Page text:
Inflation in Hungary may have peaked, as the rate of consumer price inflation slowed, albeit slightly, in February, after 25.7% in the previous month, wrote the economy daily, VG.hu. The slight decrease could mark the beginning of the turnaround that shoppers have been waiting for.
After long months, inflation in Hungary may have finally passed its peak, after 25.7 percent in January, the dynamics of consumer price increases slowing down in February by a few tenths of a point. The rate of increase in February was 25.4 percent on an annual basis meaning that, for the first time in a year and a half, annualised price increases in Hungary stopped rising.
At the same time, Péter Virovácz, senior analyst at ING Bank, called for caution pointing out that
on a monthly basis, overall inflation could remain above the level needed to achieve price stability.
In the case of food, although we have already witnessed significant price declines in some categories during February, the monthly inflation indicator for the whole product group could remain positive.
In the first week of February, Aldi announced a 20% cut in the price of butter, as did Lidl, Penny and CBA. Since then, the major supermarket chains have taken similar decisions for cheese, suggesting that this is not an isolated phenomenon.
Aldi was the first major supermarket chain to lower the price of butter. Photo: Pixabay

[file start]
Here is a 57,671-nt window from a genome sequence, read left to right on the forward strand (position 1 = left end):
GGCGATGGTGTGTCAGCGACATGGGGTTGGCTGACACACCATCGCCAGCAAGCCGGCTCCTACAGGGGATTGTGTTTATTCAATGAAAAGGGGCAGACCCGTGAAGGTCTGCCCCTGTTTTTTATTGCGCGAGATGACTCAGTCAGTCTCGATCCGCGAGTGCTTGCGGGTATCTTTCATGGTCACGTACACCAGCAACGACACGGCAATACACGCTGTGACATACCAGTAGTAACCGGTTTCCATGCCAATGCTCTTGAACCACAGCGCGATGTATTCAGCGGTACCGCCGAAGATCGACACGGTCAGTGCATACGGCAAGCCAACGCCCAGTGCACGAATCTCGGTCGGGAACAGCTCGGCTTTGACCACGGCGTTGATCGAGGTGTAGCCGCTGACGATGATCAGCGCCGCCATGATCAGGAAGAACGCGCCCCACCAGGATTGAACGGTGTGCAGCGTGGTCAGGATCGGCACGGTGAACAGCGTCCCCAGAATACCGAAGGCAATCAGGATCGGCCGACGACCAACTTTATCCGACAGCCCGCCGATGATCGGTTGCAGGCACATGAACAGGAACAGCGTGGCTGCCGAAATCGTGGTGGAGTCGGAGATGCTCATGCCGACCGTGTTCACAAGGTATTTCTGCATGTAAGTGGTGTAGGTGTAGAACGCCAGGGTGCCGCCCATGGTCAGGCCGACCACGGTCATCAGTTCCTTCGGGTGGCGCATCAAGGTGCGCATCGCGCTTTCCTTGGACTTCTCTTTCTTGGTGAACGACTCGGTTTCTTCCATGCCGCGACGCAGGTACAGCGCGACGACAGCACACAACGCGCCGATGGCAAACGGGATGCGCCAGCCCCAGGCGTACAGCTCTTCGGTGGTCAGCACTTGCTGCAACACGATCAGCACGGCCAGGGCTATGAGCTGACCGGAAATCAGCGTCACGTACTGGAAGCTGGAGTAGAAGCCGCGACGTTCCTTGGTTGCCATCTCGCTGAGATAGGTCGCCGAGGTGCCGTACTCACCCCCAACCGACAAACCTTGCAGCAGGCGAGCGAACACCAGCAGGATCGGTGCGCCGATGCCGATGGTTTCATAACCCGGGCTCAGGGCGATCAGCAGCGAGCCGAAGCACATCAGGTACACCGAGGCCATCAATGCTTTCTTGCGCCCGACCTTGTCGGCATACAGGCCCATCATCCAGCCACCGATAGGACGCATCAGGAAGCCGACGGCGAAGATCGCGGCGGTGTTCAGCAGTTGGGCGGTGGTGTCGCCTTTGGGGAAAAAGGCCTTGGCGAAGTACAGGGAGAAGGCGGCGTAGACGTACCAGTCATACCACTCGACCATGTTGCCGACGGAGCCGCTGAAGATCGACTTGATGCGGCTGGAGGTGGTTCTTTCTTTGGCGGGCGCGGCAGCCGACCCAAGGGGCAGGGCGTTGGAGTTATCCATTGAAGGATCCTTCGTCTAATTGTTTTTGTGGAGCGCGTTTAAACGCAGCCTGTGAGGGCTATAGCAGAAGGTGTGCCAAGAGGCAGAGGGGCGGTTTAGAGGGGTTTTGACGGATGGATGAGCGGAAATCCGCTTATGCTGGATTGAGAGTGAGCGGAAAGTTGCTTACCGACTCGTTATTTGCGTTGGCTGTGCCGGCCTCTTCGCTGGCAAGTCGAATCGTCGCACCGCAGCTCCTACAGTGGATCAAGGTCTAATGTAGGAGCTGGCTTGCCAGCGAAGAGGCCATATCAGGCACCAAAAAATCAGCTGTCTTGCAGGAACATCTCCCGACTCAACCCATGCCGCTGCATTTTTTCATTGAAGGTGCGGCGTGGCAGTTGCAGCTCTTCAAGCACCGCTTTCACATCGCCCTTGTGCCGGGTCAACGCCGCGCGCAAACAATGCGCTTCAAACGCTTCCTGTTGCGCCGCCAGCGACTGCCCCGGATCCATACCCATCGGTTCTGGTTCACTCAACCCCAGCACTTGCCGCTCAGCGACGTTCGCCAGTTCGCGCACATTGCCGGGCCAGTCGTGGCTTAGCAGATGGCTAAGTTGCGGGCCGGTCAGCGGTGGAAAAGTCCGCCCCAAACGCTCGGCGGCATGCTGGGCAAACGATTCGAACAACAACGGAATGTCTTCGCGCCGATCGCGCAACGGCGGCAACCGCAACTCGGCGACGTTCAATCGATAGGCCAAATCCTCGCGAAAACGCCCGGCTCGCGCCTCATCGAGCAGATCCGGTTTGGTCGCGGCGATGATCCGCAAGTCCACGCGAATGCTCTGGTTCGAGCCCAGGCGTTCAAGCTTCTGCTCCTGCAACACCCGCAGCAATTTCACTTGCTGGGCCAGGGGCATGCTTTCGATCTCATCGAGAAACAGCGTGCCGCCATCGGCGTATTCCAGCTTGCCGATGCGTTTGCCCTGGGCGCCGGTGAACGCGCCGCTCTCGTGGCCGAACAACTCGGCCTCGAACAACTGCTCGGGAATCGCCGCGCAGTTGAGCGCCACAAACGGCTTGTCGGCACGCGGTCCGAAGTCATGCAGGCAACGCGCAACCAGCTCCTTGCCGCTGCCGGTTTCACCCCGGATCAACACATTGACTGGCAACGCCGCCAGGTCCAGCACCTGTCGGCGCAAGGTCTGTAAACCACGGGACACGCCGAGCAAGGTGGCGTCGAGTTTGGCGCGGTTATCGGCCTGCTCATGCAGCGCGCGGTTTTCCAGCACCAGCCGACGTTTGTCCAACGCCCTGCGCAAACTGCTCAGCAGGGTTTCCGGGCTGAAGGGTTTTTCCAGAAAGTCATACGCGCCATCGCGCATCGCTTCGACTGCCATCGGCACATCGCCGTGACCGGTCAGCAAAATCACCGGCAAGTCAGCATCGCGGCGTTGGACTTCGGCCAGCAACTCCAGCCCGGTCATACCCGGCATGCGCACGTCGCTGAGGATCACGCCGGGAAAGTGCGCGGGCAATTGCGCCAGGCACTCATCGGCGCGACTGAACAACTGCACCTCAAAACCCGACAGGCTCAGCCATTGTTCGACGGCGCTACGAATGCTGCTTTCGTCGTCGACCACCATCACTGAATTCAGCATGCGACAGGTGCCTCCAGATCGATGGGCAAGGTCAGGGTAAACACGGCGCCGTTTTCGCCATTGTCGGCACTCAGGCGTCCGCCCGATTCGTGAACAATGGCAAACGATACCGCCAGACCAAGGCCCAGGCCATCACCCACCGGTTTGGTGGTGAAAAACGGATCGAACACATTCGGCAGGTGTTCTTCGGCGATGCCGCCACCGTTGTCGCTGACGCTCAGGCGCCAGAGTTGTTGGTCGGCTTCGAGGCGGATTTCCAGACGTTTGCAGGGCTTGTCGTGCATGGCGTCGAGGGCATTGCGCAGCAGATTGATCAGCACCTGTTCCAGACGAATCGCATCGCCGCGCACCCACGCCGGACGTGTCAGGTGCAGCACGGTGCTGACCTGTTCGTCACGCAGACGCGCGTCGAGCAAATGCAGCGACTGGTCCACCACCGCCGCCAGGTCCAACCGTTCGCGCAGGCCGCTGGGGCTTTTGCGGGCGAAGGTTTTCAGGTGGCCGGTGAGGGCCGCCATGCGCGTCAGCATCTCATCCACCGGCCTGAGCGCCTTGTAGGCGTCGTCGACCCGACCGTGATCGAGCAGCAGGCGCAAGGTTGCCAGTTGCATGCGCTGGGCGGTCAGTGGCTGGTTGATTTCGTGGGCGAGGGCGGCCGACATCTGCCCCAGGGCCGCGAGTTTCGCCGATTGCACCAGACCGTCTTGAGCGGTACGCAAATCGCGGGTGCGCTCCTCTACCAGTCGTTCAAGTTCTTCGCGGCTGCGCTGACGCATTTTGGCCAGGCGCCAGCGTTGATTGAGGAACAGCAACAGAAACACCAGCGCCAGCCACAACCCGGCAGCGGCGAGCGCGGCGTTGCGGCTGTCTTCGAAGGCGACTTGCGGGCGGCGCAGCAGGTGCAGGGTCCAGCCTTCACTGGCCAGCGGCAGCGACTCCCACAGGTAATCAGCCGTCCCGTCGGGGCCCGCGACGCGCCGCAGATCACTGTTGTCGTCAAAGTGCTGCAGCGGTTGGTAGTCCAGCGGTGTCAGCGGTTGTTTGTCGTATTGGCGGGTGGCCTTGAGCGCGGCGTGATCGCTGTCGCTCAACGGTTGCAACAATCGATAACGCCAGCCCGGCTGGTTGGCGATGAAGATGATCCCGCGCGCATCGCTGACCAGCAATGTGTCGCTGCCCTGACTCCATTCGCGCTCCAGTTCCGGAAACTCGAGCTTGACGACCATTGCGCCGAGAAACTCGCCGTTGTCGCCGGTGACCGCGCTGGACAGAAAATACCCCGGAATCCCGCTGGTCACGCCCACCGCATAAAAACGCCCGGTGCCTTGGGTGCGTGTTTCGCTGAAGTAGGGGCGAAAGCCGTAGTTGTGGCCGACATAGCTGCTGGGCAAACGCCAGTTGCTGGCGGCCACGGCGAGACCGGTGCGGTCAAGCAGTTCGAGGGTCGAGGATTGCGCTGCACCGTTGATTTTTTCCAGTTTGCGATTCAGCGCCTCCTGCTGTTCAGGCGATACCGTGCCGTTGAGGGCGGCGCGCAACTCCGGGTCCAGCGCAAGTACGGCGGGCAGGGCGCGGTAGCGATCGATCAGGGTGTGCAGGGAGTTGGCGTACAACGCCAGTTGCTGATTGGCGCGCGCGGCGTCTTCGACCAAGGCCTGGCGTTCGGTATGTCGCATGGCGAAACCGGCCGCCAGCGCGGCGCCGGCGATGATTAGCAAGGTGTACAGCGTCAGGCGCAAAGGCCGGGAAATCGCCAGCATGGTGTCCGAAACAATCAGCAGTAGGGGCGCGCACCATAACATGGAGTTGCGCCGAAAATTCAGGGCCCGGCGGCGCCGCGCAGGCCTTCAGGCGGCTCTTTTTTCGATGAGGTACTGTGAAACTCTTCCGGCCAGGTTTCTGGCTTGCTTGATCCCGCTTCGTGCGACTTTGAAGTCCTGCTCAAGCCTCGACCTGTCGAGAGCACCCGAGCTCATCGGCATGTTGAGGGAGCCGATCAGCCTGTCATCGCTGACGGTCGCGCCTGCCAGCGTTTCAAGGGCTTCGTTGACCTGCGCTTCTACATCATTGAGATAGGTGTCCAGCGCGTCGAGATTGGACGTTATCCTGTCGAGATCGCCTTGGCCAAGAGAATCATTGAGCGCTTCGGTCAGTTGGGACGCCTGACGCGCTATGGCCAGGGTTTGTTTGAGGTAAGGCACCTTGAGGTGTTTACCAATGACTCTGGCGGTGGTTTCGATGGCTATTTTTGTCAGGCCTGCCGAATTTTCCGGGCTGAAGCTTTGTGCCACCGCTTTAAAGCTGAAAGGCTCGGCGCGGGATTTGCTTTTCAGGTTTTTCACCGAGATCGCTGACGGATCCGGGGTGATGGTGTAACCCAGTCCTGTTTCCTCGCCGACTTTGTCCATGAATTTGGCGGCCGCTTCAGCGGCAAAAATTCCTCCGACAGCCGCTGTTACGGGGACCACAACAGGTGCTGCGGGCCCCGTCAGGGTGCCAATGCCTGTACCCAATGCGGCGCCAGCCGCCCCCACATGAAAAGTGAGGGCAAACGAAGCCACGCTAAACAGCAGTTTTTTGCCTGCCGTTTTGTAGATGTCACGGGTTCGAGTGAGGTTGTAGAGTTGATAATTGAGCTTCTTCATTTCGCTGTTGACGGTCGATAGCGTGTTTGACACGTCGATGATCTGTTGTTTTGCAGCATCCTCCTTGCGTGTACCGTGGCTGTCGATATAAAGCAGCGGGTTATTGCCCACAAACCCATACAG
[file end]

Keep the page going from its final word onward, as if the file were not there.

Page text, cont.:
The other important item that may have also held back the rise in the overall price level during the month was the development of fuel prices and the strengthening of the forint seen in February. The latter may have filtered through to imported inflation, mainly reflected in the prices of imported food and consumer durables. Fuel prices fell by an average of 6-6.5% on a monthly basis, which may have reduced inflation by around half a percentage point
The rate of monetary depreciation will remain at an extremely high level in the coming months, and after a long plateau we could see the first annual index below 20 percent in the second half of the year, Mariann Trippon, senior analyst at CIB Bank, told Világgazdaság. The second half of the year, however, could bring more intense disinflation: easing global inflationary pressures, a more stable forint exchange rate, the disinflationary impact of moderating domestic demand, together with a high base should push the rate of monetary deflation below 10% by the end of the year. However, the analyst still expects average price level increases of between 17.5 and 19.5 percent on average over the year.
Via VG.hu, featured photo: Pixabay